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Australia Report Reveals Potential Cannabis Legalization Plan

Recently, the Australian Parliamentary Budget Office released two proposals on cannabis legalization. This was done to examine what legalization would look like at the request of Sen. David Shoebridge (described on his Twitter page as “the devil’s lettuce daddy of Australia”) and the Australian Greens Party (also referred to as the Greens).

According to the PBO’s report, the first option would establish the creation of the Cannabis National Agency (CANA), which would act as the sole wholesaler between producers and retailers, set wholesale prices on cannabis, and issue licenses to potential cannabis business owners. The fees for applying for retail and production licenses would fund the agency in full.

The option of legalizing cannabis would apply to anyone aged 18 or older. There is no limit on how much marijuana a person can buy. The country would have to penalize anyone selling cannabis to children. This is similar to the way it regulates alcohol sales to minors. Recreational cannabis would be available to “oversea visitors,” and residents would be allowed to cultivate up to six plants. Finally, recreational sales would “attract the Goods and Services Tax (GST) as well as an excise of 25% on GST-inclusive sales.”

With the exception of one recommendation that would reduce the excise tax from 25% to 15%, the second option has all the same provisions as the first.

The report explains that this approach would be similar to Canada’s law on cannabis. Residents in Canada are allowed to grow up to 4 plants, but cannot have them in public. They can also possess a maximum of 30g.

PBO estimates that Australia could earn up to AU$28billion in taxes on cannabis within the first ten years of legalization.

Based on The New Zealand Herald, Sen. Shoebridge suggested that the tax revenue could also be used to raise rates provided by JobSeeker, the government’s job finding service, and raise financial aid provided by the job service Youth Allowance. In addition, he suggested that more than 88,000 housing units could be built with cannabis tax revenues in the next decade. That could allow more than 250,000 people to own a home.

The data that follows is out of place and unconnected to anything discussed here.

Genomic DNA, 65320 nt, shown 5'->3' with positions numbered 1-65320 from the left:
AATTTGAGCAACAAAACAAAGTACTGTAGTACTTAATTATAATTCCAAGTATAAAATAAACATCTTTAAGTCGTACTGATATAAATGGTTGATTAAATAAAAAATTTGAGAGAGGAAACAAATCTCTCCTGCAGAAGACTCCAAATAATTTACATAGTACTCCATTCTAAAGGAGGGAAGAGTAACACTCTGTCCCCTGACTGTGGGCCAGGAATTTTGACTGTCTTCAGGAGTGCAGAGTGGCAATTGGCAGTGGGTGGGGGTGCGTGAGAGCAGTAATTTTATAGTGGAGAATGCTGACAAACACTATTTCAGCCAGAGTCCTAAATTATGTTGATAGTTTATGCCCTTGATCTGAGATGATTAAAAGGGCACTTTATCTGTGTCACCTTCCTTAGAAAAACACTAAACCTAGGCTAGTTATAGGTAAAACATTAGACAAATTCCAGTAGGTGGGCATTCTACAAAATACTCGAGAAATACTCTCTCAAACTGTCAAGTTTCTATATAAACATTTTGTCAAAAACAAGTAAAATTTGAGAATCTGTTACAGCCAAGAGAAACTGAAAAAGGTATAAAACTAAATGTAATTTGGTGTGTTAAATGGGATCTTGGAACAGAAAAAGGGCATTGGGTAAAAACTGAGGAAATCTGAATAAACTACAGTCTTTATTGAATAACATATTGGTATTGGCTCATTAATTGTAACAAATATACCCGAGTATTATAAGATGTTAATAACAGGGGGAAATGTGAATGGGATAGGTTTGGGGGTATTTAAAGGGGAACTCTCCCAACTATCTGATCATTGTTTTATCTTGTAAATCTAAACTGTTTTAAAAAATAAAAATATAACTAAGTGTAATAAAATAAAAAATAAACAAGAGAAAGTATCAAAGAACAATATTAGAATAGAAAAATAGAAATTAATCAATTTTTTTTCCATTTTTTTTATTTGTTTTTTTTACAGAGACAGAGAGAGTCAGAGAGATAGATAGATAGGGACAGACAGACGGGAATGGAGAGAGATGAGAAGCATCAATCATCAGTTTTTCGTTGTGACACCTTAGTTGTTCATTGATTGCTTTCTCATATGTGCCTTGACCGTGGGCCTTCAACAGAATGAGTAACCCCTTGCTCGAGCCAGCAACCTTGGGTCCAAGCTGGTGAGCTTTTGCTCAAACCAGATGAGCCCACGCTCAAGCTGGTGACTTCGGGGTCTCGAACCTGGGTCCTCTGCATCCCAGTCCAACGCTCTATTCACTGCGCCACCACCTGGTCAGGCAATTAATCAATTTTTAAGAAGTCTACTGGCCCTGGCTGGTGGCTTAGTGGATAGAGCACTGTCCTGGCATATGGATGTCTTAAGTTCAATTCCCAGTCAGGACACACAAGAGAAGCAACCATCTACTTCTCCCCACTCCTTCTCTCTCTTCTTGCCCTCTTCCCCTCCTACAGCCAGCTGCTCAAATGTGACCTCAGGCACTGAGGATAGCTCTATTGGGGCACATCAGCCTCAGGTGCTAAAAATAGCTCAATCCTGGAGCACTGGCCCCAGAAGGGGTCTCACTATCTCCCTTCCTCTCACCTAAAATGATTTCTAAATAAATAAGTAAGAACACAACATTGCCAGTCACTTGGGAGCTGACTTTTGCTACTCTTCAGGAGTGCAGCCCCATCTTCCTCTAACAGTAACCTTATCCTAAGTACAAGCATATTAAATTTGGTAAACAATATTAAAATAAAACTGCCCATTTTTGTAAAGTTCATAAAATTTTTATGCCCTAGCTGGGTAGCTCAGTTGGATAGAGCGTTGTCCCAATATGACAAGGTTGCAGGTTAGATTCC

“This costing from the PBO shows the incredible opportunity legal cannabis creates to not just reduce harm but to generate revenue that could be invested in health, education and public housing,” said Shoebridge. “The Greens’ model creates a right for adults to grow up to six plants at home without being taxed and without having to pay. That is why the costing includes it. It also guarantees commercial possibilities for co-operatives and local entrepreneurs to grow and sell cannabis including through regulated cannabis cafes.”

Also, he said that legalization makes perfect sense. “Legal cannabis makes enormous social and economic sense. When we legalise cannabis we take billions away from organised crime, police and the criminal justice system and we can then spend it on schools, housing, hospitals and social support,” Shoebridge said.

He also stated that legalization decreases criminal justice’s harm and that polls show that the majority of Australians are open to using cannabis. “It’s a fact that almost half of adult Australians have at one time or another consumed cannabis. Laws that make almost half of the country criminals don’t pass the pub test,” Shoebridge said. “When you legalise cannabis you can properly regulate the market, provide consistent health and safety advice and make the product safer. Right now the only ‘safety regulators’ for the cannabis market are bikie gangs and organised crime and that doesn’t make much sense.”

Commercial cultivation could begin in Australia as early as July 2023 if the PBO’s plans are adopted, which would ensure that the cannabis supply is well ahead of the demand. With the expectation that sales will begin in 2024 and 2025, applications for retail and production licenses may be filed as soon as 2023.